What will be the fate of the Bush administration's deal with North Korea? One victim will be the false notion of paper containment when the hermit kingdom surely cheats on the arrangement. Another more satisfying victim will be the "pragmatists" who, despite common sense and history, championed the deal. More immediately, however, there is State's "terror list" itself, which by North Korea's removal is revealed as a joke.
About the only thing the U.S. gained was North Korea's word to behave and a promise to permit snap inspections of a reactor site that holds few secrets. Meanwhile, the North's peddling of conventional weapons systems and nuclear know-how across South Asia and the Middle East and demands that international inspectors have unfettered access to suspected nuclear worksites were taken off the table. Indeed, the deal itself was born of terrorism: North Korea pledged to continue down the road of nuclear development unless the U.S. government removed it from the list.
In an op-ed in today's L.A. Times , Lionel Beehner picks up on this with his aptly titled "America's Useless Terrorism List."
Beehner gives several reasons for his distaste for the list, chief among them that it is a unilateral "with us or against us" designation that fails to tackle the "socioeconomic causes of why terrorism takes root in the first place."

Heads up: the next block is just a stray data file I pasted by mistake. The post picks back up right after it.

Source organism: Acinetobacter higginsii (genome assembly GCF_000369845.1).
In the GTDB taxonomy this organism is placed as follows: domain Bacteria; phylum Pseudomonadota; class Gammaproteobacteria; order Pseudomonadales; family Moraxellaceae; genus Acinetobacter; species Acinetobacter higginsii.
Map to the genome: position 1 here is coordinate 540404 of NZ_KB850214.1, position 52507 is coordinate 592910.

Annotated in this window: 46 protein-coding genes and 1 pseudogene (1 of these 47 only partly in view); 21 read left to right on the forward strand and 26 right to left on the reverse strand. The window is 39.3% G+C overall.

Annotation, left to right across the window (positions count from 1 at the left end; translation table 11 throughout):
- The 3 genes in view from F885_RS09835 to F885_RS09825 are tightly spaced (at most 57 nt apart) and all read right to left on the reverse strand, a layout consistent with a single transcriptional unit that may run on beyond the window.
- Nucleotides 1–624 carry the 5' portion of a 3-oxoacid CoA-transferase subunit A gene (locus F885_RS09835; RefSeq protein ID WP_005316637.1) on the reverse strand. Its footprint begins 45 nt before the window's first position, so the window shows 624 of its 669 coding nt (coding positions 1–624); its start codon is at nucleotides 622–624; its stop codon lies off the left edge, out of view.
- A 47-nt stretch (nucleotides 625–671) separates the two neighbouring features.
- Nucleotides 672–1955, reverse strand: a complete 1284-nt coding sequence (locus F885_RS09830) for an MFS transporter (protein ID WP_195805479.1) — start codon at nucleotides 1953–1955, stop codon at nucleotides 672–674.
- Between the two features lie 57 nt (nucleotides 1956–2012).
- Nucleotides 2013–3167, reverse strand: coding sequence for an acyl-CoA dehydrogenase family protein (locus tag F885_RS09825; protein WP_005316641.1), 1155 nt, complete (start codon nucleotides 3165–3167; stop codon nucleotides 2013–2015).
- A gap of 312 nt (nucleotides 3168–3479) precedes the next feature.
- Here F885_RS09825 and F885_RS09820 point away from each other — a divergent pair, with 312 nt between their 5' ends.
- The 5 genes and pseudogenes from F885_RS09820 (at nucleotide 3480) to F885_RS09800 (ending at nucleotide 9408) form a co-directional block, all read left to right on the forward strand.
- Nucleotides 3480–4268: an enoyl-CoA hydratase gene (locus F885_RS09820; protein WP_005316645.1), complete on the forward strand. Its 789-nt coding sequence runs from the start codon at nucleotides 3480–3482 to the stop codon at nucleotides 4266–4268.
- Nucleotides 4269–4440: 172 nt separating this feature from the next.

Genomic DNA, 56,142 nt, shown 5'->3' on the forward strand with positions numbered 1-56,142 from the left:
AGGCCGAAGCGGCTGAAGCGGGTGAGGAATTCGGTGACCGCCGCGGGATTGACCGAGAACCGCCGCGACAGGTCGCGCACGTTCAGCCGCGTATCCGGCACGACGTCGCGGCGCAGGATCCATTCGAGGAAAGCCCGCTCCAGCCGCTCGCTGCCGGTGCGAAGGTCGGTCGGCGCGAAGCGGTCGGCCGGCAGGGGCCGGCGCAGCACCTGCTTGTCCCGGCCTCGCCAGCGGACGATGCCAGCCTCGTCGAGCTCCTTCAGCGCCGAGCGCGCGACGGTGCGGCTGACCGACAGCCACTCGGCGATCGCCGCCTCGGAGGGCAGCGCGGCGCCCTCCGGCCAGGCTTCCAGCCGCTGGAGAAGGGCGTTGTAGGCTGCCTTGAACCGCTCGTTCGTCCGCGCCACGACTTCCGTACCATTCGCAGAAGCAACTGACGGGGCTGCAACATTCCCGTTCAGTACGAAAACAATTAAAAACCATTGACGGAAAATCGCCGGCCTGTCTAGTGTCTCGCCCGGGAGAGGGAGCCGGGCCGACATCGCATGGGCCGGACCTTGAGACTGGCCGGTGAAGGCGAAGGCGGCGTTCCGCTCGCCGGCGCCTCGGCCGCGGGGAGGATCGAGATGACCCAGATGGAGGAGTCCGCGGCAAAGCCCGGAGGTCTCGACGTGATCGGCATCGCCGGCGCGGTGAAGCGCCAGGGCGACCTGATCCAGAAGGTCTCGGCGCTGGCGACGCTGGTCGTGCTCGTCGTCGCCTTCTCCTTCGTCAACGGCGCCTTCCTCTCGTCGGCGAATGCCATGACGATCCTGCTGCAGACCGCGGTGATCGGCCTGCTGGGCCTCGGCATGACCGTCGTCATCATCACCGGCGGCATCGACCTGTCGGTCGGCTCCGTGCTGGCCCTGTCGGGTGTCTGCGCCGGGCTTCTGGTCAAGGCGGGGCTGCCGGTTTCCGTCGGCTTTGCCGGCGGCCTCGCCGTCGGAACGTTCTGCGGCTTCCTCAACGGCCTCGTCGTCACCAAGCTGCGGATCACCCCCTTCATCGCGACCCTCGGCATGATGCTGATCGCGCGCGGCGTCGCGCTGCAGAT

None of these particularly bother me. The "socioeconomic causes" for North Korea's terror peddling, for example, are that its Dear Leader is a wily nutcase who needs money. And I've no problem, either, with a U.S. blacklist for terror-sponsoring countries—when it comes to serious issues like this, there's no room for terrorist-versus-freedom fighter vacillation. What bothers me is that, if we are to have a terrorism list, then let's at least give it some integrity.
Playing politics with the list is hardly new. As Beehner points out in the case of Iraq:
Washington, for example, only removed Iraq from the terrorism sponsor list in 1982 so the U.S. could supply military technology to Saddam Hussein in the early days of Iraq's war with Iran. Iraq was put back on the list after it invaded Kuwait in 1990—which was an act of aggression, to be sure, but a move that had nothing to do with its support of terrorism.
More recently, there is Sudan. As bullying and distasteful as that government is, it poses no threat to America or her security interests. Although the country played host to Osama bin Laden in the mid-1990s, it has fully repented for doing so, and these days its intelligence community readily cooperates with the United States on a host of antiterrorism activities in the region.
And now, of course, there is North Korea. I hardly sleep better at night knowing that North Korea is off our list because we cut a deal that has nothing to do with terrorist proliferation.